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Reasonable Doubt

Once and for All, Stop Ordering Stress Tests

Runde, Dan MD

doi: 10.1097/01.EEM.0000586468.83450.23
Reasonable Doubt

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Let's get this out of the way: Stress tests don't help ED patients who present with chest pain. We should not be ordering, arranging, or otherwise referring our patients for stress testing from the ED. I know you know this. So why I am bringing this up again?

Because we have a paper fresh from the Annals of Emergency Medicine that beautifully underlines and highlights this point (2019;74[2]:216) on top of the already-bountiful evidence and extremely well-written analyses on the disutility of stress testing (like these articles from First10EM: http://bit.ly/2ZroK71; Emergency Medicine Cases: http://bit.ly/2Hm1FMX, and EMN: http://bit.ly/2kakABT).

The study by Natsui, et al. (including the inimitable Rita Redberg, MD, who has been a leading voice on reducing unnecessary cardiac testing and treatment for decades), was a retrospective analysis of nearly 25,000 patients with chest pain seen in 13 EDs in the Kaiser system in Southern California between 2015 and 2017. All of these patients had symptoms that warranted at least one troponin in the ED and an order for an outpatient cardiac stress test. Incredibly, about 16,000 of these patients got their stress test before they were discharged from the hospital, leaving 7988 subjects who were discharged and followed.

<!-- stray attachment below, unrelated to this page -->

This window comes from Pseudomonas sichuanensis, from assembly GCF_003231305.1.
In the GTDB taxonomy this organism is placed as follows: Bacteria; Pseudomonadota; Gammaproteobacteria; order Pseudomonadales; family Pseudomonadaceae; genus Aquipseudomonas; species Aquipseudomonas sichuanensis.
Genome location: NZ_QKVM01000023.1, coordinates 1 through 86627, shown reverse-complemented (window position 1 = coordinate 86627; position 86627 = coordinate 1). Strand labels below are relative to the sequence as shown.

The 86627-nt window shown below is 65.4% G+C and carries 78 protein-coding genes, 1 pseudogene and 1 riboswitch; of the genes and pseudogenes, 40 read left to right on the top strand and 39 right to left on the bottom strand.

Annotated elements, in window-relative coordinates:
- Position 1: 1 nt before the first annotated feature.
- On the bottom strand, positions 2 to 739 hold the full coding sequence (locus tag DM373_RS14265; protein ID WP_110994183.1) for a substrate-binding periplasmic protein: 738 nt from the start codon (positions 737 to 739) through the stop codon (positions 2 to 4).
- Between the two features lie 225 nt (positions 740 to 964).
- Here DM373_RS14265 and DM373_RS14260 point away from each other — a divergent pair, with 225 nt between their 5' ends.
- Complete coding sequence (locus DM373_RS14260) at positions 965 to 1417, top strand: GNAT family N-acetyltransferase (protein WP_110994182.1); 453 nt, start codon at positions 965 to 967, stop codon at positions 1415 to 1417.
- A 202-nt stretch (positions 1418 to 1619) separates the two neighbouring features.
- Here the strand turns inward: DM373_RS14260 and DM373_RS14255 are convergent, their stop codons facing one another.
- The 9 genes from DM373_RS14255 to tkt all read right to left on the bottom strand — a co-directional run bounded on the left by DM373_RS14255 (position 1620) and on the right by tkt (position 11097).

Of note, about halfway through the 2016 study, these EDs all started using the HEART score (history, ECG, age, risk factors, and troponin), and while these data were tucked away in a supplemental appendix, it looks like 72.5 percent of the 2000 or so patients who had a complete HEART score were low risk (score 0-3) and 27.2 percent were moderate risk (score 4-6), which tracks with the kind of chest pain patients we are sending home from the ED (although I'm not sure whether to be scared or impressed by the seven patients [0.3% of those with data] who had a HEART score of 7-10 and were still discharged with a plan for an outpatient stress test).

So we have a group of about 8000 ED patients who presented with chest pain concerning enough that they got a troponin and an outpatient stress test ordered. What did the authors find?

  • Less than one-third of patients (31.3%) received their stress test within the ACA/AHA guideline recommended 72 hours with another 58.7 percent completing the test within four to 30 days.
  • One in 10 patients did not receive a stress test in the 30 days after ED discharge.
  • No one died during the 30-day study period. Zero deaths.
  • The rate of acute MI was 0.7 percent.
  • The rate of PCI was 0.1 percent, and CABG was 0.2 percent.
  • Overall, major adverse cardiac events (MACE) were 0.9 percent.
  • Early stress testing was not associated with fewer adverse outcomes. Period.